Sunday, April 18, 2010

My Review: Texas Roads

Texas Roads  One thing I've learned as  a book blogger is that there is usually a reason self-published books are self-published.  In other words, I have generally found that books that are self-published are books that publishers were smart not to take.  When First Wildcard offered Texas Roads, I didn't realize it was self-published, which is a good thing, because I wouldn't have taken it had I known--which would have been my loss.

Texas Roads is a Christian romance set in the present day.  Dani is a young woman who was recently widowed when her husband and his mistress were killed in a car accident.  She doesn't feel at home with her mother, or anywhere, but something draws her to an aunt who lives in a small town, an aunt her mother seems to try to keep away from her.  On the way into town she meets Steve, who she later learns is the mayor, and a good friend her her aunt.  The town is dying, and Dani comes up with a way to save it; but she doesn't want anyone know know she is the benefactor.  The novel is a pretty basic romance with attraction, conflict, and finally resolution.

The religious aspects of Texas Roads are front and center.  Dani is searching for a home, and the book makes it clear through sermon excerpts, Bible passages and prayers that the only real home she'll ever find is with God, and it isn't until she accepts God that she gets the guy.  Steve is attracted to her, but the book makes it clear he'll only marry her if she has God in her life.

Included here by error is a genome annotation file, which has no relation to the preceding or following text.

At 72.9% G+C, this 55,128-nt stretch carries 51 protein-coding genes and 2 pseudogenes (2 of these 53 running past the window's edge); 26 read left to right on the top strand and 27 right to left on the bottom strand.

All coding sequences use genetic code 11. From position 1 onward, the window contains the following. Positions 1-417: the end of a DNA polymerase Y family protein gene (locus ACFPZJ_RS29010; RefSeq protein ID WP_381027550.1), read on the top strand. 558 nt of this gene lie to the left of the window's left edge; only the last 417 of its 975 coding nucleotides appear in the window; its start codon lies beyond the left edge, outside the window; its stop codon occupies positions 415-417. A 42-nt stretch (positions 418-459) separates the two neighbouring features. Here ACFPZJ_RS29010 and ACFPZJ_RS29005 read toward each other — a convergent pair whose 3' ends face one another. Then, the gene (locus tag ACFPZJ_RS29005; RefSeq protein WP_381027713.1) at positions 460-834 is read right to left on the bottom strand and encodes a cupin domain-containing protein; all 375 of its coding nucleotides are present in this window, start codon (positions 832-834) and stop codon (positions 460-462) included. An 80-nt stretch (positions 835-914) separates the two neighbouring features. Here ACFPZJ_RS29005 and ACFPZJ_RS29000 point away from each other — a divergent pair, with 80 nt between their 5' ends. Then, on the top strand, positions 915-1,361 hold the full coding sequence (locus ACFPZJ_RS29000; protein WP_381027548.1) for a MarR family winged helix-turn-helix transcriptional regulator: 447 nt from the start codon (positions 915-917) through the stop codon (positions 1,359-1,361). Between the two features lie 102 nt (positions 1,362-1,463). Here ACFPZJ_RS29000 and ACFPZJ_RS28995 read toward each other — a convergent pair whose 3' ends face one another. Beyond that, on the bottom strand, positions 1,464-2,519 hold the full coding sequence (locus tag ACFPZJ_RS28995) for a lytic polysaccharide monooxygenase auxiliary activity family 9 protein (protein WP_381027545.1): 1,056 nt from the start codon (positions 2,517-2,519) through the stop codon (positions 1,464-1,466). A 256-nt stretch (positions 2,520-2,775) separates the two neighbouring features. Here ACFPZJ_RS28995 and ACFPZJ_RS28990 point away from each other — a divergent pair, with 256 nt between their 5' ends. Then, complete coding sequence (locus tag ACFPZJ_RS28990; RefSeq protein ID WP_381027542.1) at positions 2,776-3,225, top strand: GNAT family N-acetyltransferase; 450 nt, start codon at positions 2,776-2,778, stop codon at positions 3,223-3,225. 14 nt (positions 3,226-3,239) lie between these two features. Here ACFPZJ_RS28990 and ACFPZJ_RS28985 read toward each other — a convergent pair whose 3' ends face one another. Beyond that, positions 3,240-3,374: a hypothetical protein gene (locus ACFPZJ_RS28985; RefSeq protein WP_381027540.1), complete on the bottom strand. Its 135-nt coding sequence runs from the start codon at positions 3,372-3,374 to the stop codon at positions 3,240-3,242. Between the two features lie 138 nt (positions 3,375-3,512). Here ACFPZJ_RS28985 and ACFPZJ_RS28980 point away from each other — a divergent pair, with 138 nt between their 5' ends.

As I noted at the beginning of this post, the book is self-published.  It could have used a little more polish, but it was head and shoulders above most self-published things I've read, both in quality of writing and in quality of layout, cover etc.  This is part one of a series, and I'd definitely be interested in reading part two.  Grade:  B-

First Wildcard will be touring this book June 1.  Check back then to read the first chapter.


  1. Thanks so much for your honest review of TEXAS ROADS, and your kind words. I also feel like I owe you an apology. I never intended to be deceptive about the book being self-published, so I am sorry.

    I'm so glad you enjoyed the story, and I appreciate you taking the time to read and review it.


  2. Sounds good; looking forward to reading the first chapter


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